Understand the Difference Between General Liability and Environmental Liability and Check Your Needs at Least Annually
LSL Partner Ron Stumpf Talks with Sandra Denisac, Vice President, CIC, at McGriff Insurance
General vs. environmental liability
Ron: What is the difference between general liability and environmental liability coverage?
Sandra: It sounds like a general liability policy would cover “everything”. But that’s not the case, and, it’s become a more critical distinction while catching companies unaware. The general liability responds to 3rd party claims of bodily injury, property damage and personal injury. But, an almost absolute exclusion will exist in the general liability policy for any claim involving a “pollutant”. This is where environmental liability policy moves to cover that gap.
What are toxic substances, and where are they found?
Sandra: A pollutant, in most insurance policies, is a substance defined as any solid, liquid, gaseous or thermal irritant or contaminant, including smoke, vapors, soot, silt or sediment fumes, acids, alkalis, chemicals, hazardous substances, hydrocarbons and waste. It is often expanded to include viruses, bacteria and mold. These substances can be released into the soil, air, bodies of water and waste water streams, resulting in bodily injury or property damage.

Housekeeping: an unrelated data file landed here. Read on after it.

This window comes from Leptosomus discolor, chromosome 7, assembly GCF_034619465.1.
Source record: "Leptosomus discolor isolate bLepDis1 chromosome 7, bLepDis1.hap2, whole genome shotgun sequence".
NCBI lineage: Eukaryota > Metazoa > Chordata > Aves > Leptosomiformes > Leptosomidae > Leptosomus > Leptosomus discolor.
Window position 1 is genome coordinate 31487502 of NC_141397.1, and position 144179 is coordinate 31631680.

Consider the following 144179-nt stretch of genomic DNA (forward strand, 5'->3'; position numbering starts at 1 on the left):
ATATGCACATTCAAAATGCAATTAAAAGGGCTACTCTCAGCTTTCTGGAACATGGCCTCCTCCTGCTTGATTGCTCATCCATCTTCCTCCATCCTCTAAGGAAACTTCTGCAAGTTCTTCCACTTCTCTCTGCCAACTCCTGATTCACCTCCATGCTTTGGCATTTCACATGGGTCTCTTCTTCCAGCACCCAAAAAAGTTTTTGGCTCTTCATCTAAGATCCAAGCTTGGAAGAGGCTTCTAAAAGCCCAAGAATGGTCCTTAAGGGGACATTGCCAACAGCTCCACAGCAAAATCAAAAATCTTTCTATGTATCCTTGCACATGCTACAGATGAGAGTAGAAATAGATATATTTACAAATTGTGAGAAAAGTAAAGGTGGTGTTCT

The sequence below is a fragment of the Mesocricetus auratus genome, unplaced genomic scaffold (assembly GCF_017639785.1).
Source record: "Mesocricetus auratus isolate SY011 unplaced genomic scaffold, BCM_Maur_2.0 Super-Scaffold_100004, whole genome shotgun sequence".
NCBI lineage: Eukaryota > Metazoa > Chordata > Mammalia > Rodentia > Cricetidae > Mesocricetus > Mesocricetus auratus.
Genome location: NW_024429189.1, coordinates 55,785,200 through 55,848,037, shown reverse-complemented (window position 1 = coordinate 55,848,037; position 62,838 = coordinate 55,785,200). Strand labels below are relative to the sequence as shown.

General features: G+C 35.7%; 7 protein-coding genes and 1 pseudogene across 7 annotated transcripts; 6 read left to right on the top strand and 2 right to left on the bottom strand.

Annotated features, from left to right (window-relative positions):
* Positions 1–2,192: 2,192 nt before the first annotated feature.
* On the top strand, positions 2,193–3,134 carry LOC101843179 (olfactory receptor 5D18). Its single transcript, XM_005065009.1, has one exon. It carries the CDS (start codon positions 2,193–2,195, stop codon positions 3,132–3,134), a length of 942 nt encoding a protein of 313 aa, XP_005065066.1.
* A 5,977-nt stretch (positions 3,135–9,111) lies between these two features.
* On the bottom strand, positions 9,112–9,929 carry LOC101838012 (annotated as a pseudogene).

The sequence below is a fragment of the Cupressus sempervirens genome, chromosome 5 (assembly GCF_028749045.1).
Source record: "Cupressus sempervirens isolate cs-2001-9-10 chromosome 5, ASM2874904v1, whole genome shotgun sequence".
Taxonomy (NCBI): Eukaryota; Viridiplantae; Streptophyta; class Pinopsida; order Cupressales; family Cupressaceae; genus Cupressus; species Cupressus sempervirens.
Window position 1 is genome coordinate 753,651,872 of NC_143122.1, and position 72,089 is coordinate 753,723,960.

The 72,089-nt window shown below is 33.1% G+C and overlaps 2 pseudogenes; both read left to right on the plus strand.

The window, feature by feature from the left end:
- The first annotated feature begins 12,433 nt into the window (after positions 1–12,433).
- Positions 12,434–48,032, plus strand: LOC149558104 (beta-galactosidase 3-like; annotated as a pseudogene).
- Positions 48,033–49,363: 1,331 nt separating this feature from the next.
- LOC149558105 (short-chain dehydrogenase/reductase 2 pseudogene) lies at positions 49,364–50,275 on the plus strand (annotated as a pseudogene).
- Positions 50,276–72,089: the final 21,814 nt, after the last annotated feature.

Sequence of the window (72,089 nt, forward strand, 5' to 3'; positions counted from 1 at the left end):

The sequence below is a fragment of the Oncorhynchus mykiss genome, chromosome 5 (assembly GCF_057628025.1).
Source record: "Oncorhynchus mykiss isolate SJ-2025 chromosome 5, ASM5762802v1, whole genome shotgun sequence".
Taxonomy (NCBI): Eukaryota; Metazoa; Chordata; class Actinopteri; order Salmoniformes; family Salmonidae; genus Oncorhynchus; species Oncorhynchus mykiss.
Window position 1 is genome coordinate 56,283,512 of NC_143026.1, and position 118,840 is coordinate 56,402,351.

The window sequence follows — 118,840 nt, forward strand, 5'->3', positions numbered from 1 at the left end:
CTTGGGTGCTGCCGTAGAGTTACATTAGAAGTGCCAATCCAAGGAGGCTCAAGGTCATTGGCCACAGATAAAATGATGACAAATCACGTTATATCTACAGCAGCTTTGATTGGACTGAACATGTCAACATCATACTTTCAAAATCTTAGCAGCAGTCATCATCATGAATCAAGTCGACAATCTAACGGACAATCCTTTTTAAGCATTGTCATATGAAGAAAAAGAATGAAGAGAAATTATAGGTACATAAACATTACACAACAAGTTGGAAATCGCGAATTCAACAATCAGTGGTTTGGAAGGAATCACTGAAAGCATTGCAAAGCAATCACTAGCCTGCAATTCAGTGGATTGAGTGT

Ron: Manufacturers using or producing heavy-duty chemicals would be logical places. Where else do you find these substances?
Sandra: That is a problem. It’s not always obvious and is really found on MOST premises of business. For instance, an automotive service business isn’t manufacturing chemicals, but, they will drain oil and coolant in the scope of their operations. They capture the “waste”, which is then removed and transported by another third-party, for further disposal. The property owner/business is responsible for any spill on the property and to where it is even further disposed. Less obvious may be manufacturing companies, apartment buildings, or office/retail properties. They may have some pollutants, such as adhesives, acids, or cleaning compounds solutions that maintenance crews keep on the premises or they are used in their manufacturing processes. Chlorine, for instance, is considered chemical pollutant. Additionally, if there’s a fire, the smoke contains emissions of these to seep into the atmosphere. Often, people are unaware or forget they’re there, or, do not think of the potential harm and damage they can do AND not being covered by the general liability. So, again, any of these substances going into soil, water and the air, on and off your premises, is your responsibility and liability.
When is the best time to review these policies?
Ron: Many of our clients come to us for help with buying a business or selling their current one. Reviewing their current insurance policies is one of the things we look at with them at that time.
Sandra: Yes, and particularly during transitions, mergers, and acquisitions, more eyes are on the business. We think it’s essential that companies remain alert to the nuances of their liability coverage. Here we have given the example of why they should possess both general liability AND an environmental liability policy. Surprising, but, every company has some level of environmental liability to the extent of what is on the premises. And, this will encompass not just what they’re producing now, but what was previously handled on that property.